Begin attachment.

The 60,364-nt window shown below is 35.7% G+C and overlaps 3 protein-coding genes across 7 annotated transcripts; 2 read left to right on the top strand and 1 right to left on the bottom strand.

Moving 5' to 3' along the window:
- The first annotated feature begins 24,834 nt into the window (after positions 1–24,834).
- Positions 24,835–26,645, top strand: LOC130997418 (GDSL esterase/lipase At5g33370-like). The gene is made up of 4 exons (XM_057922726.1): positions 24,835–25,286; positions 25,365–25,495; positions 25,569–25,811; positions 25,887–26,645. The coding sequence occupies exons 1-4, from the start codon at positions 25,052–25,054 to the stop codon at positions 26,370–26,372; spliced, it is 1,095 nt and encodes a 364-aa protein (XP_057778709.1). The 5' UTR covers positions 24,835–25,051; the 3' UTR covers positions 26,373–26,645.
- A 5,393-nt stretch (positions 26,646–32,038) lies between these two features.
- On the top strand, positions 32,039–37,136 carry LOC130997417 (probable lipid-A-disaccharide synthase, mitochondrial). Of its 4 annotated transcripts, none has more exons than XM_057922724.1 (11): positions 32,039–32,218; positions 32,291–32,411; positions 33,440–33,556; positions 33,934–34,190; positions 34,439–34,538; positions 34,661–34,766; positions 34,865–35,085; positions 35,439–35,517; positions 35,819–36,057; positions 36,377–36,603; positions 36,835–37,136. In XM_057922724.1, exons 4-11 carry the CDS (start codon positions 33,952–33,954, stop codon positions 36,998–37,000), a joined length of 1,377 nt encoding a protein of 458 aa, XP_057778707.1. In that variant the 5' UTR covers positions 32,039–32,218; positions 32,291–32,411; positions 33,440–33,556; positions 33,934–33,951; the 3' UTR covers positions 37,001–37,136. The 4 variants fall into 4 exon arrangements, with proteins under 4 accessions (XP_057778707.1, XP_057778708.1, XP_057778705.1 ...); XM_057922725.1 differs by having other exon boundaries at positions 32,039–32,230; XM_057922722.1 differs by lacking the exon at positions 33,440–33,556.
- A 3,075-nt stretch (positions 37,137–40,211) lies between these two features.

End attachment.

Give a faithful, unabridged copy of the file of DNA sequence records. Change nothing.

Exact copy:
The 60,364-nt window shown below is 35.7% G+C and overlaps 3 protein-coding genes across 7 annotated transcripts; 2 read left to right on the top strand and 1 right to left on the bottom strand.

Moving 5' to 3' along the window:
- The first annotated feature begins 24,834 nt into the window (after positions 1–24,834).
- Positions 24,835–26,645, top strand: LOC130997418 (GDSL esterase/lipase At5g33370-like). The gene is made up of 4 exons (XM_057922726.1): positions 24,835–25,286; positions 25,365–25,495; positions 25,569–25,811; positions 25,887–26,645. The coding sequence occupies exons 1-4, from the start codon at positions 25,052–25,054 to the stop codon at positions 26,370–26,372; spliced, it is 1,095 nt and encodes a 364-aa protein (XP_057778709.1). The 5' UTR covers positions 24,835–25,051; the 3' UTR covers positions 26,373–26,645.
- A 5,393-nt stretch (positions 26,646–32,038) lies between these two features.
- On the top strand, positions 32,039–37,136 carry LOC130997417 (probable lipid-A-disaccharide synthase, mitochondrial). Of its 4 annotated transcripts, none has more exons than XM_057922724.1 (11): positions 32,039–32,218; positions 32,291–32,411; positions 33,440–33,556; positions 33,934–34,190; positions 34,439–34,538; positions 34,661–34,766; positions 34,865–35,085; positions 35,439–35,517; positions 35,819–36,057; positions 36,377–36,603; positions 36,835–37,136. In XM_057922724.1, exons 4-11 carry the CDS (start codon positions 33,952–33,954, stop codon positions 36,998–37,000), a joined length of 1,377 nt encoding a protein of 458 aa, XP_057778707.1. In that variant the 5' UTR covers positions 32,039–32,218; positions 32,291–32,411; positions 33,440–33,556; positions 33,934–33,951; the 3' UTR covers positions 37,001–37,136. The 4 variants fall into 4 exon arrangements, with proteins under 4 accessions (XP_057778707.1, XP_057778708.1, XP_057778705.1 ...); XM_057922725.1 differs by having other exon boundaries at positions 32,039–32,230; XM_057922722.1 differs by lacking the exon at positions 33,440–33,556.
- A 3,075-nt stretch (positions 37,137–40,211) lies between these two features.